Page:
Beyond their busy work lives, Conor (a musician and software developer with Quicken Loans) and Sarah were married this past September. They are proud residents of Southwest Detroit, new home owners in Hubbard Farms. When not working on a home project, they can be found pedaling MoGo’s to the Riverwalk or ordering gallaba at the Yemen Café in Hamtramck.
Q&A with Sarah Allyn
Five words that describe you:
I had to ask my staff and here’s what I got: Organized, passionate, effective/doer, creative, problem-solver.
Five words that describe Repair the World:
Jewish, connectors, engaging, service-oriented, meaningful
Sarah: on early influences, teaching and religious school
I grew up in a beautifully blended family in Huntington Woods. (Together, my husband and I count seven parents, so you might imagine we had a crowded wedding.) My mom is Shelly Podolsky, married to Arnold – in Huntington Woods; my dad is Jeff Allyn married to Maureen in Del Ray, Florida.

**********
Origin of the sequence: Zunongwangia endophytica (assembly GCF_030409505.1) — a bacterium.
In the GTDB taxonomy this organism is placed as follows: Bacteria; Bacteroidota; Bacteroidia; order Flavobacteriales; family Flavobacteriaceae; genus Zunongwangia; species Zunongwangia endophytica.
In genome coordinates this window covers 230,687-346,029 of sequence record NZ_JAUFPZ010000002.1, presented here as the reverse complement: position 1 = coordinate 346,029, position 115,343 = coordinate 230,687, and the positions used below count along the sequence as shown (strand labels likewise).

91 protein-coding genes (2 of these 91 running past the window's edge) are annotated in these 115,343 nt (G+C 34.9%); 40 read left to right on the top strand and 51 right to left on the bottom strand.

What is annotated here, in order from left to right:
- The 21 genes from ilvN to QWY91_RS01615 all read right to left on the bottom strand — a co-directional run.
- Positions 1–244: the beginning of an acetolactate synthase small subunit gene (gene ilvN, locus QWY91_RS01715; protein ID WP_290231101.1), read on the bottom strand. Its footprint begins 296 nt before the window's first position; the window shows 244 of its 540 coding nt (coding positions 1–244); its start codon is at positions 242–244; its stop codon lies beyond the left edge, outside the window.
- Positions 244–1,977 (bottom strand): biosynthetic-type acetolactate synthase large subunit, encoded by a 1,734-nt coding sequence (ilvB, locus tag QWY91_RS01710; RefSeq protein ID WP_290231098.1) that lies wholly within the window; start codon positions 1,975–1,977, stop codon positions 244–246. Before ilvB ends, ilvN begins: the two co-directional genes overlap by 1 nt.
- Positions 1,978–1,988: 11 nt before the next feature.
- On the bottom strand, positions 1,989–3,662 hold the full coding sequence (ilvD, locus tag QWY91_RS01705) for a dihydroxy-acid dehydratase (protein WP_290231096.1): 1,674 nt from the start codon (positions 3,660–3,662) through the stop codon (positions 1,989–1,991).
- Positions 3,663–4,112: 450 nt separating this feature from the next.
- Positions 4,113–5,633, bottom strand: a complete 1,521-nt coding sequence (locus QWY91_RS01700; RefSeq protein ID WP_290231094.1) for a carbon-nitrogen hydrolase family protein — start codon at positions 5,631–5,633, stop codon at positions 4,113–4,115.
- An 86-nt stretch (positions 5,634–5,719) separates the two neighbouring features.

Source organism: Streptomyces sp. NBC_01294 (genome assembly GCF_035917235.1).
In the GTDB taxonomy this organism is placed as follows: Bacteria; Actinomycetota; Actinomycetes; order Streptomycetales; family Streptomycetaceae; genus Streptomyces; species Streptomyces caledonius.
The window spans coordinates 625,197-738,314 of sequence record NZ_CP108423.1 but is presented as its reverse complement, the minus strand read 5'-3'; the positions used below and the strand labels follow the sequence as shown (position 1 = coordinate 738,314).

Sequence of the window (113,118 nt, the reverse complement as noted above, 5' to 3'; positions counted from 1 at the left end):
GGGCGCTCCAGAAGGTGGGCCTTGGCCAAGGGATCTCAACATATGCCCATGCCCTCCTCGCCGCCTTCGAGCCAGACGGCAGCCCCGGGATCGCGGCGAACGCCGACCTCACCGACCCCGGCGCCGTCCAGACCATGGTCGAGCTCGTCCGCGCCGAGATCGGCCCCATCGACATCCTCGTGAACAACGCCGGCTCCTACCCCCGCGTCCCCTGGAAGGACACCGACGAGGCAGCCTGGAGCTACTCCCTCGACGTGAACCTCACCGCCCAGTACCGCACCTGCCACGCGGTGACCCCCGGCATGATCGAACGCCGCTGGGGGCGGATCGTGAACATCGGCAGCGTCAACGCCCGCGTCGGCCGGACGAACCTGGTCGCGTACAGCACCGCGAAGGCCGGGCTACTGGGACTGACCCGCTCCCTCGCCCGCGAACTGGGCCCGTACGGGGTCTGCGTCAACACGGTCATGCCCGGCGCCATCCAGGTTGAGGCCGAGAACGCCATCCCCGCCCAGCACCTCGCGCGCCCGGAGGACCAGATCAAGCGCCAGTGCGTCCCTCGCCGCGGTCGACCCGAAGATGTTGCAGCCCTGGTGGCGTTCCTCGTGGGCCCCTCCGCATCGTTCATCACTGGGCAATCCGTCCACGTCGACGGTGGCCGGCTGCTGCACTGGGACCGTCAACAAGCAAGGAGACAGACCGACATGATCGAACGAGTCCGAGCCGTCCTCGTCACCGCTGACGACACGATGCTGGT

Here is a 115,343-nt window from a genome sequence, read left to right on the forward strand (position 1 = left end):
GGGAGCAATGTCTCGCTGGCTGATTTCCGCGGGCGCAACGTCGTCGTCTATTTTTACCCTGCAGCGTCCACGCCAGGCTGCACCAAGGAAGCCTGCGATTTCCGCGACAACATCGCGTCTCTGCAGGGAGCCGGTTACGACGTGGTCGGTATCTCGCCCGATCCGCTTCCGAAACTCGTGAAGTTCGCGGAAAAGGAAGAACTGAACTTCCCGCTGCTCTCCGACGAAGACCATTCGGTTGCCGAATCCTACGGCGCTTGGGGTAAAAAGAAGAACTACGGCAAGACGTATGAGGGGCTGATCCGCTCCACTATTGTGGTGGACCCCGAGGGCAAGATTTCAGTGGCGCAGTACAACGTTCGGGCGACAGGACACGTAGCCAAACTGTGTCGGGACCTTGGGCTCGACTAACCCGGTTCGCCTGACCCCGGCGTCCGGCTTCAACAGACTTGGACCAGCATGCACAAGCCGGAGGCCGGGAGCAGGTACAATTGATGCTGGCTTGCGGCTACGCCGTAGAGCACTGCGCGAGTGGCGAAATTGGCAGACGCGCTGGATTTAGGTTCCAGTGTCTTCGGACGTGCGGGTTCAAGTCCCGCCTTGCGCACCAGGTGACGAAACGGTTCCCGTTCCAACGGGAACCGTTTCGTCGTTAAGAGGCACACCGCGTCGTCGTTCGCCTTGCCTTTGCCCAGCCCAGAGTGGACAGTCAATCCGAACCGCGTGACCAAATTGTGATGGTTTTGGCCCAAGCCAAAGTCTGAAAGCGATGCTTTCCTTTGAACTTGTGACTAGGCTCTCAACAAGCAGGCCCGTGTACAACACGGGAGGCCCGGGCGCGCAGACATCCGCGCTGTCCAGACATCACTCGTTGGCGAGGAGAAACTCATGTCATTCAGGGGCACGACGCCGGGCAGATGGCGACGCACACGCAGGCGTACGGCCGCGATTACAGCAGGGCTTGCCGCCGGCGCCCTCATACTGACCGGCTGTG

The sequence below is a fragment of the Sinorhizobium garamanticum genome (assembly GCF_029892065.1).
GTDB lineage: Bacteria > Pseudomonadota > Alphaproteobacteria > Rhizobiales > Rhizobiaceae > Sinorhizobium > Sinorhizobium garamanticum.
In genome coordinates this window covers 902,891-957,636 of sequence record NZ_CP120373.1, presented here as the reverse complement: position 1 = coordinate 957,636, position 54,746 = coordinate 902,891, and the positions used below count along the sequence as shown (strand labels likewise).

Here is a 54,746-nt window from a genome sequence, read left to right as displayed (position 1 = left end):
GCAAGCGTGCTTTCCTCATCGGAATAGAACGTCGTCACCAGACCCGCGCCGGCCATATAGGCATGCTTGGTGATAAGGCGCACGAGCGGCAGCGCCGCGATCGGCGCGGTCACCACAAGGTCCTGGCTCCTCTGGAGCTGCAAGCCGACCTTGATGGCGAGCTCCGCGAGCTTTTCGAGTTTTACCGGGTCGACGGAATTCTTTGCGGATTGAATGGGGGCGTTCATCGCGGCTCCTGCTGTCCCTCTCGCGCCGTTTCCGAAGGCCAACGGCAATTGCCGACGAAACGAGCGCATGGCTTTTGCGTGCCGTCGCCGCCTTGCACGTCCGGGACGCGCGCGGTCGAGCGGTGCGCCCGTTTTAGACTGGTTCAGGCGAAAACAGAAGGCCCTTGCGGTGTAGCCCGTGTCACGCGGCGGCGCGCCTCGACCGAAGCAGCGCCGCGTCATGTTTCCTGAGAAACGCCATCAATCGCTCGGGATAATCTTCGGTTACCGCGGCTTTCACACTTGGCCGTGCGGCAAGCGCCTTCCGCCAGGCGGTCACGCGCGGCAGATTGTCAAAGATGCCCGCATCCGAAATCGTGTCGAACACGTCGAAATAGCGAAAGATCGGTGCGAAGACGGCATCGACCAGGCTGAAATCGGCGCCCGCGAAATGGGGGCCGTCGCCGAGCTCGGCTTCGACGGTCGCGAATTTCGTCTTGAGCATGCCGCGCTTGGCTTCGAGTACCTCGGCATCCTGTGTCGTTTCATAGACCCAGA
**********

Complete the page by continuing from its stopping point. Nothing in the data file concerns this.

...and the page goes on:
It’s not surprising that I first became a teacher. My mom was a lifelong educator who claimed that she knew she wanted to be a teacher from the time she was in first grade. The value of an education – and those who teach – were always a big part of my childhood.
Entering my senior year at U of M – a Psychology major in 2009 – I had no idea what field I wanted to go into. Back then, everyone was freaking out about employment after college – and Teach for America looked like a great opportunity. I applied at a recruitment session and accepted a role with the Chicago Corps. Through Teach for America, I also earned a Master’s in Early Education at Dominican University.